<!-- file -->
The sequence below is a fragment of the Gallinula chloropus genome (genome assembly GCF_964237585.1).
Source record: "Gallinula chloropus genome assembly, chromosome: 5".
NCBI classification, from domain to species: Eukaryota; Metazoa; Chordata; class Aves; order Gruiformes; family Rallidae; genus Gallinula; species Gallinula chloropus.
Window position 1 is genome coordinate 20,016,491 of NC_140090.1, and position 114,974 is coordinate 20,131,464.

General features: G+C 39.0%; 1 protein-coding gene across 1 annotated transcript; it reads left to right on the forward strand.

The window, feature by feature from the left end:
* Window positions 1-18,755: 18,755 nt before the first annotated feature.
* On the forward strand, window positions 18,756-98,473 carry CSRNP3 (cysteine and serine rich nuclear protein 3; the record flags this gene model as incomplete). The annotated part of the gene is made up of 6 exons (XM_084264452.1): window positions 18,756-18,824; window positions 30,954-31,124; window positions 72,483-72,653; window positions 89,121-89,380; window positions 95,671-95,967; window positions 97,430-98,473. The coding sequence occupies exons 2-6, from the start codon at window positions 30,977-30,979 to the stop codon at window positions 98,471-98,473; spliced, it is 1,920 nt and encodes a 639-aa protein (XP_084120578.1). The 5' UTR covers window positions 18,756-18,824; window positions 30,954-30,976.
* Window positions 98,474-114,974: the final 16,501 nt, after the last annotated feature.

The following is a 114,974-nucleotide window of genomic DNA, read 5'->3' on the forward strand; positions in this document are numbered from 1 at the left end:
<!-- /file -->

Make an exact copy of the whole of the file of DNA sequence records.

The sequence below is a fragment of the Gallinula chloropus genome (genome assembly GCF_964237585.1).
Source record: "Gallinula chloropus genome assembly, chromosome: 5".
NCBI classification, from domain to species: Eukaryota; Metazoa; Chordata; class Aves; order Gruiformes; family Rallidae; genus Gallinula; species Gallinula chloropus.
Window position 1 is genome coordinate 20,016,491 of NC_140090.1, and position 114,974 is coordinate 20,131,464.

General features: G+C 39.0%; 1 protein-coding gene across 1 annotated transcript; it reads left to right on the forward strand.

The window, feature by feature from the left end:
* Window positions 1-18,755: 18,755 nt before the first annotated feature.
* On the forward strand, window positions 18,756-98,473 carry CSRNP3 (cysteine and serine rich nuclear protein 3; the record flags this gene model as incomplete). The annotated part of the gene is made up of 6 exons (XM_084264452.1): window positions 18,756-18,824; window positions 30,954-31,124; window positions 72,483-72,653; window positions 89,121-89,380; window positions 95,671-95,967; window positions 97,430-98,473. The coding sequence occupies exons 2-6, from the start codon at window positions 30,977-30,979 to the stop codon at window positions 98,471-98,473; spliced, it is 1,920 nt and encodes a 639-aa protein (XP_084120578.1). The 5' UTR covers window positions 18,756-18,824; window positions 30,954-30,976.
* Window positions 98,474-114,974: the final 16,501 nt, after the last annotated feature.

The following is a 114,974-nucleotide window of genomic DNA, read 5'->3' on the forward strand; positions in this document are numbered from 1 at the left end: